Voluntary Front-of-Pack Food Labeling: A Way to Combat the Obesity Epidemic?

April 27, 2010

By Cassandra A. Soltis

That’s what the Food and Drug Administration (“FDA”) is hoping anyway.  In a notice expected to be published in the Federal Register on Thursday, April 29, 2010, FDA will announce that it is requesting data and information from “all interested parties,” including the food industry, graphic and package designers, marketing experts, and the nutrition community, both domestic and foreign, on the use of front-of-pack (“FOP”) nutrition symbols on food packages or shelf tags.   This request for information follows FDA Commissioner Margaret Hamburg’s letter to industry last month, in which she urged companies to review their food labels and remove false or misleading claims that prevent consumers from “mak[ing] informed and healthy food choices.”  The notice also follows First Lady Michelle Obama’s recent announcement of her Let’s Move initiative, which has the goal to reduce the prevalence of childhood obesity, in part, by having parents and children choose healthier foods.

Citing to “[t]he prevalence of diet-related diseases in the U.S. population and the need to accommodate Americans’ increasingly busy lifestyles,” FDA stated that nutrition information needs to be tailored to help consumers make better food choices.  To that end, FDA indicated that voluntary FOP labeling should be “[b]ased on standardized nutrition criteria that are grounded in the Dietary Guidelines for Americans,” “[w]idely adopted by food retailers and manufacturers,” and appear in a standardized format that consumers of varying literacy and educational levels can comprehend and notice.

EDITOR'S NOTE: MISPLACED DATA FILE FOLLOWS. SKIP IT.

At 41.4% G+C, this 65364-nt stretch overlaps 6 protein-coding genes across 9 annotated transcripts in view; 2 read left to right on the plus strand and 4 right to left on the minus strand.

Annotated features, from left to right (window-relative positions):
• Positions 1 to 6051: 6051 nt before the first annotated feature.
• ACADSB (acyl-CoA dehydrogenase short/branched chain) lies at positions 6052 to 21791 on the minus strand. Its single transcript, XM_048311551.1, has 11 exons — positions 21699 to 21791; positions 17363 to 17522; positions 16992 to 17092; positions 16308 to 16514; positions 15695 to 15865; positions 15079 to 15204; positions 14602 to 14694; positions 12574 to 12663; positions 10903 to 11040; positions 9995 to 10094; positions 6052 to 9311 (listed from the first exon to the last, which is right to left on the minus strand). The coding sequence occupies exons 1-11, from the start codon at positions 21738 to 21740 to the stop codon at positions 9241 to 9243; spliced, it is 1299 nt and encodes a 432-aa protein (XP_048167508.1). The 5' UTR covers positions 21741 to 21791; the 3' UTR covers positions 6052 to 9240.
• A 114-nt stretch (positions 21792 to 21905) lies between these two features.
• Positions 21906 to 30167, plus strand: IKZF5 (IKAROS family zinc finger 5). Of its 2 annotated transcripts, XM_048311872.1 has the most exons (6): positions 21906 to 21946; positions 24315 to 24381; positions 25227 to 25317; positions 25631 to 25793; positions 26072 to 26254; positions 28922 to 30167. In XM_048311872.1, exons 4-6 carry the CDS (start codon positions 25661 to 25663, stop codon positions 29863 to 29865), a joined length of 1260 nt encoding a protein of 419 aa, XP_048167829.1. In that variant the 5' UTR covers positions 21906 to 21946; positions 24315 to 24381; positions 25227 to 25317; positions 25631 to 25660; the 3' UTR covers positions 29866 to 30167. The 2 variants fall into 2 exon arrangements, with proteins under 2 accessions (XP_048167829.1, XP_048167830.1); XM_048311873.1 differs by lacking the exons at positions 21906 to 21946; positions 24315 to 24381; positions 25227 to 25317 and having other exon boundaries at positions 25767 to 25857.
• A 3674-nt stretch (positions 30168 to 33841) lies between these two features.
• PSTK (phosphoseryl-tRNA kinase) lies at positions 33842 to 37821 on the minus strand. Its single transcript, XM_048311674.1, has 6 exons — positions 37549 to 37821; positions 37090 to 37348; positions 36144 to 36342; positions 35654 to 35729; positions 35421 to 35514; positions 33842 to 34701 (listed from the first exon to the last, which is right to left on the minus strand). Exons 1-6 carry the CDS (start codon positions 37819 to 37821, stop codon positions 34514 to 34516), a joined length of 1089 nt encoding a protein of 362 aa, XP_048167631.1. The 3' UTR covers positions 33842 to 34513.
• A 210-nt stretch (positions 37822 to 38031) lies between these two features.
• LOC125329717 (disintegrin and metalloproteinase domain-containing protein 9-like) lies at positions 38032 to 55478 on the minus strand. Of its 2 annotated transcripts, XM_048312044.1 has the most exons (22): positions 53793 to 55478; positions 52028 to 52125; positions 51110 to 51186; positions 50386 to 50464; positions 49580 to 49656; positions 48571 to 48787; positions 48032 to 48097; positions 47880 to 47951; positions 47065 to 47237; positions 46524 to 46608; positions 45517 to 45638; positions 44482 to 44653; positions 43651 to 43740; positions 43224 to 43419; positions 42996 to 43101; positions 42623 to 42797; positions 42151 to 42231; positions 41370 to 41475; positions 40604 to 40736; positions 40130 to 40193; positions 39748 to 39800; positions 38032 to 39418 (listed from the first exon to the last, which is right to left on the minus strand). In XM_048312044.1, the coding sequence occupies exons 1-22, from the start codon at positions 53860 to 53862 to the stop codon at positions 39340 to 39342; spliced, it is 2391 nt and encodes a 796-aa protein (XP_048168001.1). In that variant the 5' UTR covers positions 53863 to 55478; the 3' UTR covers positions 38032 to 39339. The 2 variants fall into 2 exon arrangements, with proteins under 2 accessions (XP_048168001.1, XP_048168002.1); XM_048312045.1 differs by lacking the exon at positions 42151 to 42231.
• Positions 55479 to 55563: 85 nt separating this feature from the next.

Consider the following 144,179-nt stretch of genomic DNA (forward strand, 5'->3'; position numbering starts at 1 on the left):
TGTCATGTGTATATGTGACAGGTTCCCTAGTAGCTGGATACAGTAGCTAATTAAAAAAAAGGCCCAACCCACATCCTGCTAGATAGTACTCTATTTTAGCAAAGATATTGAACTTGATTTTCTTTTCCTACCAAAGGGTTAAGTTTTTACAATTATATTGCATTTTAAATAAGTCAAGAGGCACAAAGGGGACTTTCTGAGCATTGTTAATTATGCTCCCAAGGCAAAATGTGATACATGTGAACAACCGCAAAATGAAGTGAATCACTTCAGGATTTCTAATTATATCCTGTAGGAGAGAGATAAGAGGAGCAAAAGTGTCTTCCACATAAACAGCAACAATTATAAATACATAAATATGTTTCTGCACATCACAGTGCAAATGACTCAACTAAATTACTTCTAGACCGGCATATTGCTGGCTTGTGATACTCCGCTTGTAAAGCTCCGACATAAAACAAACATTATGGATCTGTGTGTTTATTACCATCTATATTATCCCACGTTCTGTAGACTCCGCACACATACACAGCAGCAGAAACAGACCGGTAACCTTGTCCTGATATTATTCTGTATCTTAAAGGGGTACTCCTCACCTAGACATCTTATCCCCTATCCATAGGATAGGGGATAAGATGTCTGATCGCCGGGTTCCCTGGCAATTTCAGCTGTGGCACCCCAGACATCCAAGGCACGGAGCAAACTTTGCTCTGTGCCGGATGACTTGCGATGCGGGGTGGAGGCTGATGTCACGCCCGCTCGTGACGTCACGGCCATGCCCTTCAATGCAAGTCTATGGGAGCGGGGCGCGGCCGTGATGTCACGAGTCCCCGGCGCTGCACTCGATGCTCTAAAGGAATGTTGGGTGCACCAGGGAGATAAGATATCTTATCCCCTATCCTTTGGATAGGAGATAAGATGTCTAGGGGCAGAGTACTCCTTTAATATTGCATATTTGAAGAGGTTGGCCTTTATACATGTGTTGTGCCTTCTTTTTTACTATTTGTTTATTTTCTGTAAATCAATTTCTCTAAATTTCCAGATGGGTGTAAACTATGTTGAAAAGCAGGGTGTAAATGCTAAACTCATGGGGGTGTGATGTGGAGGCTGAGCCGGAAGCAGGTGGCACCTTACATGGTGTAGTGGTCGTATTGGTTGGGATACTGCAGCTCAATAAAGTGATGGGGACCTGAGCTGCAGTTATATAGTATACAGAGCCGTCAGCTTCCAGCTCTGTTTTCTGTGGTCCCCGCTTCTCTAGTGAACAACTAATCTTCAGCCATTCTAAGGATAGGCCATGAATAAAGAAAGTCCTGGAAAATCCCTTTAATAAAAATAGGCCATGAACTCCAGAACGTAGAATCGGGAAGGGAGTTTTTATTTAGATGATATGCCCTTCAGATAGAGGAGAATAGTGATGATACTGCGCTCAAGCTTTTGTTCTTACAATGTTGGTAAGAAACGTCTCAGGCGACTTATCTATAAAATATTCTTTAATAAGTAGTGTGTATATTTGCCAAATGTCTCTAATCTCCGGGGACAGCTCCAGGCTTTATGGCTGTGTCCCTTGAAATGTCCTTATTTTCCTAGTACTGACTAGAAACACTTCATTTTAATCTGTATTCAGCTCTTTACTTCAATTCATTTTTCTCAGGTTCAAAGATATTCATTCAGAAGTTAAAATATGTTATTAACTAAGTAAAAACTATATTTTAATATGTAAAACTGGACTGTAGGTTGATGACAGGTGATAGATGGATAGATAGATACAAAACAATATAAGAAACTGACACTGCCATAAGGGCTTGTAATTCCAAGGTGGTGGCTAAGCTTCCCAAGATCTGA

FDA and the U.S. Department of Agriculture are already working with stakeholders in the public and private sectors to develop a “voluntary” FOP label.  Although it appears that a manufacturer’s use of any FOP label scheme agreed to by FDA would be voluntary, FDA’s stated goal of having a standardized format suggests that manufacturers might not be able to use an alternate FOP label scheme of their own choosing.  Depending on the underlying rationale, such a restriction could invite a First Amendment challenge.   An additional impact on industry could result from the imperative to reformulate products so that there is no loss of market share to competing products that an FOP labeling scheme designates as being more nutritious.

FDA stated that it is currently conducting studies on consumer understanding of nutrition symbols.  However, the Agency is interested in data and information that has not been published, particularly those studies on a wide range of nutrition symbol schemes and on consumer responses to different symbol schemes.  Other data and information requested include:

  • whether FOP labeling may cause manufacturers to reformulate their products;
  • design considerations, such as color, location, shape, and amount of information; and
  • consumer attitudes toward, and use of, such symbols, including whether FOP labeling affects purchasing decisions.

The Agency is also considering issuing a draft guidance on voluntary calorie declarations and a draft guidance or proposed rule on dietary guidance statements. 

Comments on this FOP labeling notice will be due 90 days after publication in the Federal Register.

Categories: Foods